STEM education is often cited as the next great frontier for America - a new, New Land where innovation can reinvigorate the economy and provide opportunities for all young people to thrive and not just survive. Despite a clarion call from the White House in 2011 to get “all hands on deck” for STEM, the ship does not have enough qualified crew. The most important thing we can do as a nation right now is to build and sustain an aggressively ambitious feeder system, pre-k through 12th grade. We've got to face the reality that graduates with majors in STEM fields such as engineering, science, math, computer science and technology, are not attracted to teach. Why would they be? STEM majors currently lead to the top ten highest paying salaries out of college (www.payscale.com), salaries that pay significantly greater than the education jobs which rank at the very bottom. There is the added drawback that math, science and computer science majors may not want to enter a field (education) at a time when teachers are so publicly decried. In this climate, state and local funding for the recruitment and retention of highly skilled STEM educators does not seem likely. Enter President Obama’s Federal STEM Education 5-Year Strategic Plan (2013), a framework for the Committee on STEM Education (CoSTEM). Among the key aspects of this Plan are developing a STEM Master Teacher Corps ($35 million) and funding STEM Teacher Pathways ($80 Million). The administration’s priorities, as outlined in the budget request, align with the five priority areas identified in the strategic plan: K-12 instruction; undergraduate education; graduate education; broadening participation in STEM education and careers; and informal education and out-of-school time. While there are supports coming out of this plan, significant commitment of resources struggles to gain traction in Washington. Even if the President's call for STEM support received stronger support, differentiated pay to attract STEM majors would have has its own unionized hill to climb. It's time to more widely implement innovative options that are already in place. Dual-credit courses offer college and high school credit for exceptional learners who go out to labs for applied learning experiences in authentic settings. These have been around for a long time but let’s make a high school level version of these courses not for college credit but for high school credit. Let’s open them up to all students interested in pursuing college majors and careers in STEM fields. We need more students pursuing STEM coursework so why limit the opportunities to only a small, select population? It is extremely likely that some outstanding, non-traditionally exceptional students will go on to be brilliant innovators. We can preserve the college content and rigor for the dual-credit courses while at the same time having similar educational experiences for more kids. (www.students2science.org,/ for example). Increasing access to STEM coursework would also give the underrepresented populations such as women, Hispanic and Black students a chance to solidify their fragile interests in fields that seem intended for others. How many Nobel Prize winners have we missed by not finding ways to foster self-efficacy in these disciplines for all students? In an off-campus, in-lab model, more students could take advantage of authentic lab-based experiences in the private sector; but, not all experts are necessarily pedagogically savvy. Education training would be needed. Such training would not require years of study. Learning techniques for checking student understanding and differentiation for various learning styles would be the most necessary skills. Instructional design skills would be attainable due to the nature of problem-based, real-world STEM activities. With the help of a school-based teacher consultant, this career-based teacher would have an ideal blend of expertise and pedagogy. Such an arrangement would benefit so many more students and not just the top few percent of a given school. And what about private companies? What makes it worthwhile for them to host such a program? New hires could receive the basic training in pedagogy and work part-time with the students. With a little bit of curriculum development support from the sending school, the skills called for in a course could be aligned with existing company projects. These new hires might serve as outreach teachers for a minimum or indefinite period of time. Private companies would be grooming the next generations for the jobs they will need to fill. Whether or not they track the students through college or offer them incentives or scholarships to come back, the efforts are still helping to prepare a larger population of qualified, future STEM employees who can experience higher rigor in college due to these high school experiences. And what about STEM education within the schools? Hiring STEM experts as school-based teachers is difficult because of collectively bargained pay scales. These scales traditionally do not differentiate by course content or national demand. We should allow exceptionally highly qualified teachers (with very specifically designated credentials) to receive pay that is above and beyond the collectively bargained contract scale. These dollars could come from federal and state grant money (such as the President Obama’s proposed STEM funding) or from local donations from community Education Funds, private business, etc. Now is the time for America to do what it has done so well in the past – discover and leverage new frontiers. But it's clear we need to do so on a massive scale and with many creative and varying perspectives. It's been said that the STEM movement needs "all hands on deck." Let’s extend that metaphor just a bit. A small team of existing experts may be able to build the most sophisticated ship to sale the seas, but will we have enough qualified sailors to steer it? We have tremendous available resources of human capital in our schools; if these resources go untapped, our ship may remain floating aimlessly, hoping by chance to reach America's next frontier. We need to do better than just wait and hope. We need to nurture the innate curiosity of our young students and make their classrooms laboratories of trial and error, not test centers for passing and failing. We need to support curious young minds with hands-on applied middle school math and high school labs that don’t affirm what’s in the textbook but instead stimulate thoughts about what’s not in there. And for this, they need physical resources and expert educators to launch them.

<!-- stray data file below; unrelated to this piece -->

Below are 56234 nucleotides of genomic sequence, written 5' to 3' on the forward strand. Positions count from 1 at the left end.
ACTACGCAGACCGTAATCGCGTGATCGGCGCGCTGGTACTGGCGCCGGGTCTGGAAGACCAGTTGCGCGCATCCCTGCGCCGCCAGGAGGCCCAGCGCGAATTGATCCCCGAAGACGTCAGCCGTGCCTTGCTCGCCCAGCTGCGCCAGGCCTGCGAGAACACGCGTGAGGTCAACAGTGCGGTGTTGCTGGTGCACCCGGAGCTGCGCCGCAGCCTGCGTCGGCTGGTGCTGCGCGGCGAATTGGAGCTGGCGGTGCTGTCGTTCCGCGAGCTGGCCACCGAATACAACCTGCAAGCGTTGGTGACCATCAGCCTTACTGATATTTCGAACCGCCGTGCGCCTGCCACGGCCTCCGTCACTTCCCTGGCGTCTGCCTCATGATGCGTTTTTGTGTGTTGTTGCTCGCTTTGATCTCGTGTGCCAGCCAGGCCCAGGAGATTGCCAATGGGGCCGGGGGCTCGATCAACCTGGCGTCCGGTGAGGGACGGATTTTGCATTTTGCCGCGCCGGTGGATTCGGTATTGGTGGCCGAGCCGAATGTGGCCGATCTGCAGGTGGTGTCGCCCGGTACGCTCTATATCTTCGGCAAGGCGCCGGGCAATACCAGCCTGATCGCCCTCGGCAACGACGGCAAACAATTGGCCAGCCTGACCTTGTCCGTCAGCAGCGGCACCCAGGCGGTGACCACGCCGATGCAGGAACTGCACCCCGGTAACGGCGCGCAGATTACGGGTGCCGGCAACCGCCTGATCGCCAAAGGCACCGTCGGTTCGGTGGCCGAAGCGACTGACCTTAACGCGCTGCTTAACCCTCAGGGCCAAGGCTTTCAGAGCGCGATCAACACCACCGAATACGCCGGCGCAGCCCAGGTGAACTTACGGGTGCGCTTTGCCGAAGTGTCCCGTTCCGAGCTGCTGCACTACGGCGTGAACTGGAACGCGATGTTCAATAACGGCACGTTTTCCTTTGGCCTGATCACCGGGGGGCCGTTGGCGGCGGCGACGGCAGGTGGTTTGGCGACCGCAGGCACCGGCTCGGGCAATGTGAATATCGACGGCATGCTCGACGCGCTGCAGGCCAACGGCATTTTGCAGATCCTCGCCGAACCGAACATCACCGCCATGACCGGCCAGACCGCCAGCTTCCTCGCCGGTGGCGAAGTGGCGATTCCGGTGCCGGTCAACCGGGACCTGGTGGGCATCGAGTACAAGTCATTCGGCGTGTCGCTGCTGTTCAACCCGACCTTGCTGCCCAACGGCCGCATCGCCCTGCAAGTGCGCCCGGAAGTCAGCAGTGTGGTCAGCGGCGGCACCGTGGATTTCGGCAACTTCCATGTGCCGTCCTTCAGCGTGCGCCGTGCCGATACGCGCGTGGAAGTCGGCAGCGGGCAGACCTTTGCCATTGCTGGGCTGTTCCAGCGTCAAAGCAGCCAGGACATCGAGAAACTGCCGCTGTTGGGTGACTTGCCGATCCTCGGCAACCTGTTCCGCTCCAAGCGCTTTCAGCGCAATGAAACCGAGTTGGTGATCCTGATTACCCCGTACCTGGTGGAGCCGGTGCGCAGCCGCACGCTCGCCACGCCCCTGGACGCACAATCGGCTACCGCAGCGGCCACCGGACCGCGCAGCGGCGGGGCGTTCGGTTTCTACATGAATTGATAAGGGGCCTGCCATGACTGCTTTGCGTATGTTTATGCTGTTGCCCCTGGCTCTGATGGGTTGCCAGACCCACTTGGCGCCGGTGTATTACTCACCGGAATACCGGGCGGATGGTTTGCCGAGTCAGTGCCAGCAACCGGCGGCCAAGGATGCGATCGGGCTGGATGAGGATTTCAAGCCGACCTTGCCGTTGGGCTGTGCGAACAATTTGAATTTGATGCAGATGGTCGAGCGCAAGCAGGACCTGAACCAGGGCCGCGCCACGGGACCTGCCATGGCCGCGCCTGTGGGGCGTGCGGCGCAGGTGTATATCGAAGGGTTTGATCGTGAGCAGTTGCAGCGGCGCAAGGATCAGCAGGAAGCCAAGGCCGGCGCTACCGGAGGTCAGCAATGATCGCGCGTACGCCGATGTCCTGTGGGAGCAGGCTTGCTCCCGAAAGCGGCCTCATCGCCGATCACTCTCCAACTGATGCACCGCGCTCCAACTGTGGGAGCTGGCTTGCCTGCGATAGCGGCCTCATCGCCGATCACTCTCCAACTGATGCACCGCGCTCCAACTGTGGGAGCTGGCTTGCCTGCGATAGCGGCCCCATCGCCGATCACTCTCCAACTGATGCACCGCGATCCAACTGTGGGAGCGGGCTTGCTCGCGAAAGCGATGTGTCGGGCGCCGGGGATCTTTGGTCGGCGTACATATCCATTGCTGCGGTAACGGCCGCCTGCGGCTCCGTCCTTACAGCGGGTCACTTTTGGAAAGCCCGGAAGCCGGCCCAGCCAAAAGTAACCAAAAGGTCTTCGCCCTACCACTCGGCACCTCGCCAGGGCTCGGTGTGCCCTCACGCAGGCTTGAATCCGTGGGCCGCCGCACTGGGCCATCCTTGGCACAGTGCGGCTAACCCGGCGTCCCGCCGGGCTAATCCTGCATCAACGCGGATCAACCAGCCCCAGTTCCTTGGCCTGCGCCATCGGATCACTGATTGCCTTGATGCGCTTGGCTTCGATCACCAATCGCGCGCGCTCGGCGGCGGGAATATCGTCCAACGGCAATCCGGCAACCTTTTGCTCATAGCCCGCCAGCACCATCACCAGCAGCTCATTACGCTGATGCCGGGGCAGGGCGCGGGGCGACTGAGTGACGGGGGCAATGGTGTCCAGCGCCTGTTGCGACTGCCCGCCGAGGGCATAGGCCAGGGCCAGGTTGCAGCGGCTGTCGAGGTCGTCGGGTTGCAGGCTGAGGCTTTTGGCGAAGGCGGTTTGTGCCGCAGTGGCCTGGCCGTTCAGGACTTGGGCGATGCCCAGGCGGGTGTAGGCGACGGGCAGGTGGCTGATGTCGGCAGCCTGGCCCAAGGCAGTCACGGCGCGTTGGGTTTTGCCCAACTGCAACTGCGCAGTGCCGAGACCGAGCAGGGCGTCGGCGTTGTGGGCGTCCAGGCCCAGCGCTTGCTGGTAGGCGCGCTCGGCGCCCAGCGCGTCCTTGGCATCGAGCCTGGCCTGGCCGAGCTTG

Paul Pineiro's insight:
Now is the time for America to do what it has done so well in the past – discover and leverage new frontiers. But it's clear we need to do so on a massive scale and with many creative and varying perspectives.
If we are to truly solve our energy crisis, then we must engage a lot more children today in learning about science, technology, engineering and math (STEM). With our current education system, we are going in the opposite direction....
The new STEM school in Reynoldsburg doesn’t follow the typical science, technology, engineering and math script. Instead, Herbert Mills Elementary has built a STEM identity on weaving government, citizenship and world languages into core lessons.